Colin Gillespie, Deputy Loss Prevention Director, North of England P&I Club says,
‘Once a shipowner has selected one or more chief officers for promotion to captain, a comprehensive programme of training and coaching should be put in place to ensure they are fully prepared to assume command. In addition to achieving the necessary STCW certification, the programme should include learning about mentoring, pastoral care and their over-riding safety duties under SOLAS.’
The Club suggests to use a simple checklist so that there is proof of the key skills being assessed. This might include:
- The relevant section from your or ship manager’s SMS. Relevant ‘Guides for Ship Master’ from various organisations.
- Relevant ‘Guides for Ship Master’ from various organisations
- Something like STCW Part A and Part B Chapter VIII
Gillespie says all masters need to understand how to be good mentors, enabling them to pass on their valuable experience to officers and crew and thereby improve job competence throughout their ships.
‘Chief officers chosen for promotion will have already benefited from being mentored by masters and other officers, but they should be given specific training in mentoring skills to ensure the process continues.’
Just like pastoral care training there should be training in how to be a good mentor. Unless the Master understands the need for this function then it is difficult to assess and develop competency
Captains also need to be able to provide good leadership and pastoral care. ‘This is essential to ensure crewmembers are happy and enjoy their work. Chief officers in line for promotion should therefore have training on promoting and championing good pastoral care on board. Pastoral care is not rocket science: it’s simply a case of creating a strong on-board “family”, with the master at the head.’, he also says.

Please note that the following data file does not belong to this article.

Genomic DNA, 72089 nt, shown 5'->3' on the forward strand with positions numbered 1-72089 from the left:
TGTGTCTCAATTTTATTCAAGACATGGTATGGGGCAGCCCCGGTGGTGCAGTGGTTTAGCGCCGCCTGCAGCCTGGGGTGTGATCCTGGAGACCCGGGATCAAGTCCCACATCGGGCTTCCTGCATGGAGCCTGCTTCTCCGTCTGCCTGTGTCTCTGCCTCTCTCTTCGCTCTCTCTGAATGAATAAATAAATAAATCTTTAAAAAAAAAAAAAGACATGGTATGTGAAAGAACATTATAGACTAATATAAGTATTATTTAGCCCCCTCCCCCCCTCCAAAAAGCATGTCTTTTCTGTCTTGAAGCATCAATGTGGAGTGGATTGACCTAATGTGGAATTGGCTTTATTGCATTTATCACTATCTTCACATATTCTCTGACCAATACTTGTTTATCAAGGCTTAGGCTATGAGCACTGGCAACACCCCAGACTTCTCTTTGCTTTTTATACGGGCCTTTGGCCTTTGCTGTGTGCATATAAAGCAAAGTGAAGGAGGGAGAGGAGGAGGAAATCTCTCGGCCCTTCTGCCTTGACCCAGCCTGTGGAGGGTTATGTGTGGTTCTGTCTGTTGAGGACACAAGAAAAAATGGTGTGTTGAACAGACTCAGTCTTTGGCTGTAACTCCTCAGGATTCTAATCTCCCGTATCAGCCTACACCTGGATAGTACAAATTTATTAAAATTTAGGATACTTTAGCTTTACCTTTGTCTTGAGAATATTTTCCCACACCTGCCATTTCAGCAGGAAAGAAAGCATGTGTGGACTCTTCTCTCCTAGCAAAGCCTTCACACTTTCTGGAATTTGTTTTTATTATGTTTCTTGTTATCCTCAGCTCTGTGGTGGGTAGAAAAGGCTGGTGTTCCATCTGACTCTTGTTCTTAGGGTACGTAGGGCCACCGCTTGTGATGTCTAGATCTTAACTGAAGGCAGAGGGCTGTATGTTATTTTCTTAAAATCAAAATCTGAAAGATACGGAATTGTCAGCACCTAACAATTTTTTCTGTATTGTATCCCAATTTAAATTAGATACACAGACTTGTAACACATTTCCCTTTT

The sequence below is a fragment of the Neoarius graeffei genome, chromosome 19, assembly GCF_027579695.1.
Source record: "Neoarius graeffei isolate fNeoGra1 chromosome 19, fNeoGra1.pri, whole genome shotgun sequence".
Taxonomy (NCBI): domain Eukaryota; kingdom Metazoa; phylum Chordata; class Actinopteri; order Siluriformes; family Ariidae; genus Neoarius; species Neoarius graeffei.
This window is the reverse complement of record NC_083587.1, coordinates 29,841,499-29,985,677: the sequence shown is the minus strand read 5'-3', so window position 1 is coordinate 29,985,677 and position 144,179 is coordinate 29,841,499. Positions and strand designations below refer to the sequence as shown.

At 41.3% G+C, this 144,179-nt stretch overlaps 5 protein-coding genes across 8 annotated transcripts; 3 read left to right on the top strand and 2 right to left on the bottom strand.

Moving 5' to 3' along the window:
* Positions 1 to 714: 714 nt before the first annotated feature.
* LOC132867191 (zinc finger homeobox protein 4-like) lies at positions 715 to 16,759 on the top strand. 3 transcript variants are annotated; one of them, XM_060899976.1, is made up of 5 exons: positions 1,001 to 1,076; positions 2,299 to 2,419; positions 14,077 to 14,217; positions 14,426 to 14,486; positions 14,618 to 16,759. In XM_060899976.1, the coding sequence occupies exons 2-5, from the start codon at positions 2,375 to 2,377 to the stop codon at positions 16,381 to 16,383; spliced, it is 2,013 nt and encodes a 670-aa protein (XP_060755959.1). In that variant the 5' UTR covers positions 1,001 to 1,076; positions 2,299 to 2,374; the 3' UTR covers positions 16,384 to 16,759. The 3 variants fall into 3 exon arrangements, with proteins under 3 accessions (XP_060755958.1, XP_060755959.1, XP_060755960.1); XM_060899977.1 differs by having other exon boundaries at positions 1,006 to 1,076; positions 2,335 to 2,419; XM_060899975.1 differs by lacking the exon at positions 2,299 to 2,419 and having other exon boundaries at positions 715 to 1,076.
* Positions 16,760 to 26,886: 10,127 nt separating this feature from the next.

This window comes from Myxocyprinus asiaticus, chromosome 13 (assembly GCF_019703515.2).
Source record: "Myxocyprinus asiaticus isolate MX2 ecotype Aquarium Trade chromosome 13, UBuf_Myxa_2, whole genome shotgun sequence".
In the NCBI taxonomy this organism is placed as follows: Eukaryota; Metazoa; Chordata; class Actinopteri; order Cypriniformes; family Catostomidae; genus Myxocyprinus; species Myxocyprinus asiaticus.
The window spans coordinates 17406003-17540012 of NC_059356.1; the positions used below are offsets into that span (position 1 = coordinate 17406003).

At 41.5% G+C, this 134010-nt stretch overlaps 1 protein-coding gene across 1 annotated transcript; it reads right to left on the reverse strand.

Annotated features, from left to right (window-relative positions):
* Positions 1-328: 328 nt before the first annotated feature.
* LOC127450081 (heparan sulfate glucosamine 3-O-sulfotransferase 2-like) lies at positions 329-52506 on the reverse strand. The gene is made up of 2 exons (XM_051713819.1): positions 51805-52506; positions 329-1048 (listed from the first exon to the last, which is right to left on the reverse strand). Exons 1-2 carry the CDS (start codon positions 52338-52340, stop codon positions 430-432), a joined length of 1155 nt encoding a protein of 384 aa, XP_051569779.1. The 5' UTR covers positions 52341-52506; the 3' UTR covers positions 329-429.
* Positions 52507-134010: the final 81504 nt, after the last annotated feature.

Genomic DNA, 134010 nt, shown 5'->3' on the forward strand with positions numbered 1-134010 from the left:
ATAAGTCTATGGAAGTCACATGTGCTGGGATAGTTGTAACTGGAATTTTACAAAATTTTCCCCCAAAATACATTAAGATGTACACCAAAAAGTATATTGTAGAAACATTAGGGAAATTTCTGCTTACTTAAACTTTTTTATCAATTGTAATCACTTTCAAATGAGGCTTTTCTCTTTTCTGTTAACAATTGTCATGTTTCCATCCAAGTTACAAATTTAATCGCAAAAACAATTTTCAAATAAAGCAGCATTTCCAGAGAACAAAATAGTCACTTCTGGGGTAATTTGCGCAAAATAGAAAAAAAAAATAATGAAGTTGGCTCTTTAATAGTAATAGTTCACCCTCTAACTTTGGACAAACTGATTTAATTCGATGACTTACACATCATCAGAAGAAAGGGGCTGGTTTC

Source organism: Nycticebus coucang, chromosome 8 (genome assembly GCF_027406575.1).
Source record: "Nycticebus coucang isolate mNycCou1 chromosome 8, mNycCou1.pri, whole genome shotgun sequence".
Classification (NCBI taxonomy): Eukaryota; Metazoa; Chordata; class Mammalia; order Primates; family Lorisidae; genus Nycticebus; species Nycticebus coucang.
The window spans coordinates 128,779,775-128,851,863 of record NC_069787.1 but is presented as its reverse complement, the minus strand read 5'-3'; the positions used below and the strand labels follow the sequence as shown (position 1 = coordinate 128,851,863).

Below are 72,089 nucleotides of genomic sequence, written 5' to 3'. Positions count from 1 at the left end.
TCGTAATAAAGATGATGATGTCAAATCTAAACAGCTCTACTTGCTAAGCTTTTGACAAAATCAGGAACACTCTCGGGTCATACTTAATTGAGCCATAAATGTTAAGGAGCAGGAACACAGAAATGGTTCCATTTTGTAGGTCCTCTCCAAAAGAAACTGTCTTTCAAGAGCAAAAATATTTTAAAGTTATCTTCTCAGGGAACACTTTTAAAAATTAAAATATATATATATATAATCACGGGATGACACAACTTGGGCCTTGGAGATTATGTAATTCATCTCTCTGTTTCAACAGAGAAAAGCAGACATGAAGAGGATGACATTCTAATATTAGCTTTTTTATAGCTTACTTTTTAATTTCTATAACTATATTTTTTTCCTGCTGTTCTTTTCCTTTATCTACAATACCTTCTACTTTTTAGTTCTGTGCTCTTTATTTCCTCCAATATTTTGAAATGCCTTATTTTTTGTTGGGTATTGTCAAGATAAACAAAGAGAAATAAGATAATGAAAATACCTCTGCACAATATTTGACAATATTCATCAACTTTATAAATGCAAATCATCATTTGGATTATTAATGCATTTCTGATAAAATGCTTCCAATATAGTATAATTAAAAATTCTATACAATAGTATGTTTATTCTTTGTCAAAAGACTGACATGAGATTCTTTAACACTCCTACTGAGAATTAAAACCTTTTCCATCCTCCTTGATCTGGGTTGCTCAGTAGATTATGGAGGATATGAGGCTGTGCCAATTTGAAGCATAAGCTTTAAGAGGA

Pastoral care is not rocket science. It might sound cheesy but it’s as simple as being a strong ‘on board family’. With internet access becoming a must have rather than a luxury, crew family problems are instant. Crew must feel that despite being isolated from their families at home they have the bond and close support of their ‘on board family’. For example, if the motorman is acting strangely someone must notice and ask why. The Master as the head of the ‘on board family’ must be told, or hopefully if he is a good leader he will have noticed himself.
The Master must also be striving for better and safer crew performance. For example, he should see control of hours of work and rest as a key factor for a happy crew that will enjoy their work a lot more. Such rules are there for a purpose. In marine accident reports, fatigue is usually identified as a factor. All Masters should be briefed on how to manage fatigue on board through robust control of hours of work and rest.
Gillespie further says that all would-be masters must fully understand their over-riding responsibilities under SOLAS for the safety of people and the environment. If the Master takes a safety decision that overrides all other issues or influences then he must understand that to do so requires a significant reason. He must be able to show how and why he took that decision. He needs to accumulate good evidence at the time and make it known at the time. It does not look good when you put together evidence after the event!
‘SOLAS V regulation 34-1 states that masters are free to take any decision which, in their professional judgement, is necessary for the safety of life at sea and protection of the marine environment. Understanding this all-powerful duty needs to be a vital part of preparing chief officers for command.’
In conclusion, Gillespie reminds shipowners that running ships is a joint task between the on-board management team and the ship operations team ashore.
‘Both teams need to contribute to training and coaching chief officers for command. The more this becomes part of the safety culture of the company, the better prepared chief officers will be to make the big step up to captain.’
North P&I Club's latest issue of Signals (October 2016) provides information relating to loss prevention and other topics of interest to those engaged in the business of operating ships both at sea and on shore. You may find it by clicking herebelow
Source: The North of England P&I Club